Getting treatment to help overcome drug and alcohol addiction is an intensely personal journey and there are no two patients alike. Detox is the first major step towards recovery although, for many people, it can seem to be such an overwhelming challenge that they can be deterred from seeking help altogether. This is why it is so important to demystify the detox process and make more people aware of the flexible options available to them that make recovery achievable at whatever pace a patient wants to set.
The main choice for someone entering drug and alcohol rehab is whether to attend as an inpatient or outpatient program. Here we outline the differences between the two types of drug and alcohol treatment and how to choose between the two:
First, What Happens In Detox?
Taking the decision to detox is huge and marks the first step towards sobriety. Before detox can start at a drug and alcohol treatment center, it is essential to undertake complete assessment and evaluation of a patient’s physical, mental and emotional health and also what substances are involved in their addiction. The main goals of detox are the same whether attending as an outpatient or inpatient: to provide immediate relief for initial withdrawal symptoms after abstinence and treat any medical or psychiatric issues that are concurrent.
However, the ultimate goal of the detox process is to lay the foundations for rehabilitation, which can only be commenced when someone is no longer influenced by drugs or alcohol in the body.
Although the recovery period after detox is short and patients feel much better about themselves, they will still have to learn how to manage cravings and cope with the stressors and triggers they may face in recovery. The next mandatory step towards sobriety is drug and alcohol rehab.
Inpatient Detox Treatment Programs
Inpatient detox involves around-the-clock medical supervision with the availability of a physician and constant monitoring by a registered nurse. Residential detox also ensures access to specialized equipment such as heart monitors to provide immediate treatment should the more serious symptoms of withdrawal present during the process.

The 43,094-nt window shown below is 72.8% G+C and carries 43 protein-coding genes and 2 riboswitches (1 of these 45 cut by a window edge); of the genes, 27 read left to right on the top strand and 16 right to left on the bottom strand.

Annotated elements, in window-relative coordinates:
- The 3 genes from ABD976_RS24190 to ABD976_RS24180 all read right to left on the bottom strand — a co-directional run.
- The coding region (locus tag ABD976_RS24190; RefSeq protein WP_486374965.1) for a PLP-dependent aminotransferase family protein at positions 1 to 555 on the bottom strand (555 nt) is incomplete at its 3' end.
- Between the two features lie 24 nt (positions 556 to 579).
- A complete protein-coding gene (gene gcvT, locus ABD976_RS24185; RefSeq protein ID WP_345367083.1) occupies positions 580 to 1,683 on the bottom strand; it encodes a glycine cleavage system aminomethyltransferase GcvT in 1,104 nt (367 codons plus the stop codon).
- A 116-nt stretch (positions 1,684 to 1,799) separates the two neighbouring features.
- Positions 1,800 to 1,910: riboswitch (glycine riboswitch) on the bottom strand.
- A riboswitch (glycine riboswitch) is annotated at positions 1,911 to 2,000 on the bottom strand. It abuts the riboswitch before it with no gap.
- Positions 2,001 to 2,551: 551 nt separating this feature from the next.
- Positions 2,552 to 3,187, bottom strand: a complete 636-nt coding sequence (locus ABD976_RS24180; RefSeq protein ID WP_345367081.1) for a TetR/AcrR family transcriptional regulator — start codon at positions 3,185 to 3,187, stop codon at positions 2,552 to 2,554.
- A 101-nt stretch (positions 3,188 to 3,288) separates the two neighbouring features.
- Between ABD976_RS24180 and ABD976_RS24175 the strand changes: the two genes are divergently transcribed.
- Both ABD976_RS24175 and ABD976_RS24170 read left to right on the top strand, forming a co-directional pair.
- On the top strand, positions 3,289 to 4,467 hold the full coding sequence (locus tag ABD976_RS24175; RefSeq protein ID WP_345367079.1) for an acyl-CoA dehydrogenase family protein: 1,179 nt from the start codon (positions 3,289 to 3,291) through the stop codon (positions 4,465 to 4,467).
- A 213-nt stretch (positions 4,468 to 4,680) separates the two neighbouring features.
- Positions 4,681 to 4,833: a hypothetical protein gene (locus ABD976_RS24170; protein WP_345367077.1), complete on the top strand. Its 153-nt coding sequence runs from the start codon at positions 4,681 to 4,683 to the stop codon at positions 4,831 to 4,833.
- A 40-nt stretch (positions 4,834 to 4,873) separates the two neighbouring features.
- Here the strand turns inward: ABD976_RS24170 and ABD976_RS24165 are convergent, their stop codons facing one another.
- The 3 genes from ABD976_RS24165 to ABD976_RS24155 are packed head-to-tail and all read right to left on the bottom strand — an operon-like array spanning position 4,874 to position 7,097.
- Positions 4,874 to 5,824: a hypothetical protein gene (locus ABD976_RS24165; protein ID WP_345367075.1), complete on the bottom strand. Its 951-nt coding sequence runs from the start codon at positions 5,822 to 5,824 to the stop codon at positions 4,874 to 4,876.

Inpatient detox is more appropriate for people with severe or chronic addiction to drugs and alcohol that have developed a heavy dependence on substances. This is because the likelihood of severe withdrawal is heightened after prolonged use and medical supervision is recommended throughout detox.
A residential detox is also a good option for people who may be suffering physically from the effects of substance abuse, particularly as suddenly not using drugs and alcohol can cause serious issues like seizures (or even death), some of which can be life-threatening. For example, alcoholics may be suffering the effects of long-term dehydration and people using drugs may be extremely underweight and in both cases, supervised detox is the best way forward.
Outpatient Detox Treatment Program
Going through residential detox is not for anyone and there is no drop in the quality of care received from outpatient detox programs at drug and alcohol treatment centers. Outpatient detox is less intense than a residential program and can last anything from just a few days to a week or more, depending on the patient’s progress. Individualized care is still offered to outpatients and a program created that addresses substance dependence through regular check-ins with physicians and therapists. Outpatient detox treatment is commonly supplemented with active therapies like CBT and psychotherapy, which continue once the body has been cleansed of drugs and alcohol.
The primary focus of outpatient detox is on supporting patients through early withdrawal. They may experience symptoms such as a headache, nausea, and anxiety. Outpatient detox is available to them to provide the necessary medical support. Patients in outpatient detox also take part in regular individual and group therapy sessions to build a solid support network for a successful life in sobriety. Outpatient detox also provides patients with nutritional support with vitamins together with other medications to ease the symptoms of withdrawal.
Making the Choice: Inpatient or Outpatient?
Ultimately it is down to the individual with an addiction to choose the best way forward with treatment, as they need to be 100% on board with the process for it to be effective. That said, outpatient detox is often more suited to those with milder addiction issues who are fortunate enough to be surrounded by strong family support. The environment of treatment is essential to its effectiveness and so this is not something that works for everyone, although outpatient detox is much more viable when a patient’s home life is conducive to them making a change.
Inpatient detox is something that is more of an important issue for people who have been using substances such as heroin and cocaine or have a history of chronic alcoholism. In more severe cases of addiction, there is much more likelihood of an adverse reaction to cessation and inpatient detox ensures full medical support is available to them 24/7. For many people seeking treatment, removing themselves from everything familiar to them and placing themselves in the hands of specialist medical staff in a residential facility is a positive benefit of inpatient treatment at a drug and alcohol rehab center.